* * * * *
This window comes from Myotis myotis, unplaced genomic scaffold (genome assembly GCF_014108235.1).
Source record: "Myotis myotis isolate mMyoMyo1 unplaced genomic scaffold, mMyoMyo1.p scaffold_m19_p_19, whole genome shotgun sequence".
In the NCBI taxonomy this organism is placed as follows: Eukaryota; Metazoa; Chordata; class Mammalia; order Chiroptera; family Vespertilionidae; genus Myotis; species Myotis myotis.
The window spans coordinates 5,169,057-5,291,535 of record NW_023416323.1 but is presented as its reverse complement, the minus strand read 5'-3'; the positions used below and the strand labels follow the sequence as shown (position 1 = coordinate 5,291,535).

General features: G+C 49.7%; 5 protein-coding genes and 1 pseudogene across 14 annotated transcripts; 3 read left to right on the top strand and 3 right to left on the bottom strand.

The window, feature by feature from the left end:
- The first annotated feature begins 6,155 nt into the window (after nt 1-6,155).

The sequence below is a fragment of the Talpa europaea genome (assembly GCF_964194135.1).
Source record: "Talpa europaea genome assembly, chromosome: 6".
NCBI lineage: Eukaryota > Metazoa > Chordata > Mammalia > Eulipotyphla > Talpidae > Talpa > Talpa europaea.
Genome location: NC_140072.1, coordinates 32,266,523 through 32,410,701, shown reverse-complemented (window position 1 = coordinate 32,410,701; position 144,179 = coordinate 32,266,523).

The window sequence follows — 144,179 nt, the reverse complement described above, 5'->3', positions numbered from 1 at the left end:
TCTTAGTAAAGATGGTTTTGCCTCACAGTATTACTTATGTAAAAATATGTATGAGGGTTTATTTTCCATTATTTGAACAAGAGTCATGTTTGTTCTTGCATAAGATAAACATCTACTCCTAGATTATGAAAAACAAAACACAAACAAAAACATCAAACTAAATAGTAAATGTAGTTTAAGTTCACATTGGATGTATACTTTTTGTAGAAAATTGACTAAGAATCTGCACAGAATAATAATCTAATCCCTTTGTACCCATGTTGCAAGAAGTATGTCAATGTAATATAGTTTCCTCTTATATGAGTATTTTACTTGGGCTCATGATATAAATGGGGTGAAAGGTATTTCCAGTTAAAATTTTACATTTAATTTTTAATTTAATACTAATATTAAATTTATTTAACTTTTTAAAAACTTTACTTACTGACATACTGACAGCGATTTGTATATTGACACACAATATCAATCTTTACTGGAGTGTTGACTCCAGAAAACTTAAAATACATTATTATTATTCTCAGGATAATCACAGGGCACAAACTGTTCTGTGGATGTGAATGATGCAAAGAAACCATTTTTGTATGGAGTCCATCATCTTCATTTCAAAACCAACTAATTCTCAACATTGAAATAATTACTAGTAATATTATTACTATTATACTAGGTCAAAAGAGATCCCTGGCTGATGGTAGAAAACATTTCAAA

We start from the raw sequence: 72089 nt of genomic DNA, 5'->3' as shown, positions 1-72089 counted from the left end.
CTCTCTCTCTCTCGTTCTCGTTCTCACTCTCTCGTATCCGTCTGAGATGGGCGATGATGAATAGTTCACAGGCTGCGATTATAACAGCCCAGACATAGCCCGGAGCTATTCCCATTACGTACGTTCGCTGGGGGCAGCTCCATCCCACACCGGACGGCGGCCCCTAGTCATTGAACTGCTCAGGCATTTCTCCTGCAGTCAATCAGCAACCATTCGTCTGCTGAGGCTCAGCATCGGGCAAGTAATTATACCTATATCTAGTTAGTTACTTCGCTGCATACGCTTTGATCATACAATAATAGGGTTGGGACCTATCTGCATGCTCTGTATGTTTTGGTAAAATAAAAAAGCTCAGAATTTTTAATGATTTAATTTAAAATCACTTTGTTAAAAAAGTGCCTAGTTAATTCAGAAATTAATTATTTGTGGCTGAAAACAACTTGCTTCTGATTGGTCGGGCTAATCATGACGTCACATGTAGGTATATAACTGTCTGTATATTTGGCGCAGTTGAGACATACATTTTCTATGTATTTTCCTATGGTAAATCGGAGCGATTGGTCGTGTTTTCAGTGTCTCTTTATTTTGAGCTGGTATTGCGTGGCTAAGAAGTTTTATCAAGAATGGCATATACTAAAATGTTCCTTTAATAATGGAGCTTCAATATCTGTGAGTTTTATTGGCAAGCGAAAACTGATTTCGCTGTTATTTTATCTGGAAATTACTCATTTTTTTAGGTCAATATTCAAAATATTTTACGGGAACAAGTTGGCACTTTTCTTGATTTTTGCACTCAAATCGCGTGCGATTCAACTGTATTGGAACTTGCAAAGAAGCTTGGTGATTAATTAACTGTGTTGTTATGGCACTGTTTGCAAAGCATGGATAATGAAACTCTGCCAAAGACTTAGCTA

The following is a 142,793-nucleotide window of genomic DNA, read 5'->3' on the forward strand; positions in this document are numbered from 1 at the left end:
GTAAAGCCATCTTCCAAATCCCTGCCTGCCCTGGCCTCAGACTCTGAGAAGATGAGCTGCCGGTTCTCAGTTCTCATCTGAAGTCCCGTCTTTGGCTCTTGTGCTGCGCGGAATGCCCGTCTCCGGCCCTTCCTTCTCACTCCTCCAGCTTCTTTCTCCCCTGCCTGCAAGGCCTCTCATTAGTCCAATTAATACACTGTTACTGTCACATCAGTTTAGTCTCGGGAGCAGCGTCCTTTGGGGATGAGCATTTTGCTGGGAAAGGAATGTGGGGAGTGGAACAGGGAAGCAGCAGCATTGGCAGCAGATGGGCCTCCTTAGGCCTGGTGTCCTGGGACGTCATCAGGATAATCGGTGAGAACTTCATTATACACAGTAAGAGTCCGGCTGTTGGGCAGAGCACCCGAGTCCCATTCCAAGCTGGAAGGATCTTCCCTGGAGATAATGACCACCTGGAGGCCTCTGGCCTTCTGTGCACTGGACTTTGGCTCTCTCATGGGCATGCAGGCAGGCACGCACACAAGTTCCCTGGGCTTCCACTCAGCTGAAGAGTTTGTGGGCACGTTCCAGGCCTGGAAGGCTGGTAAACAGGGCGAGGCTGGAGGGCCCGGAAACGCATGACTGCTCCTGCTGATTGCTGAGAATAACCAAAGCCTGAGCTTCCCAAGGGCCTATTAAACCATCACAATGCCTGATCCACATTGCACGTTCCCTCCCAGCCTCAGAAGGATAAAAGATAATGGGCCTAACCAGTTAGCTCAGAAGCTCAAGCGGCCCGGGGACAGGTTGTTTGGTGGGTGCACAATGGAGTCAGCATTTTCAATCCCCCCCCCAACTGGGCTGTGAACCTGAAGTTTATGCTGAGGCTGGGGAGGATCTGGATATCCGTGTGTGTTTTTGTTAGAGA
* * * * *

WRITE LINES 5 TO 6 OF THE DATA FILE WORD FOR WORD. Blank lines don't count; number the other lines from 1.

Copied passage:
General features: G+C 49.7%; 5 protein-coding genes and 1 pseudogene across 14 annotated transcripts; 3 read left to right on the top strand and 3 right to left on the bottom strand.

The window, feature by feature from the left end: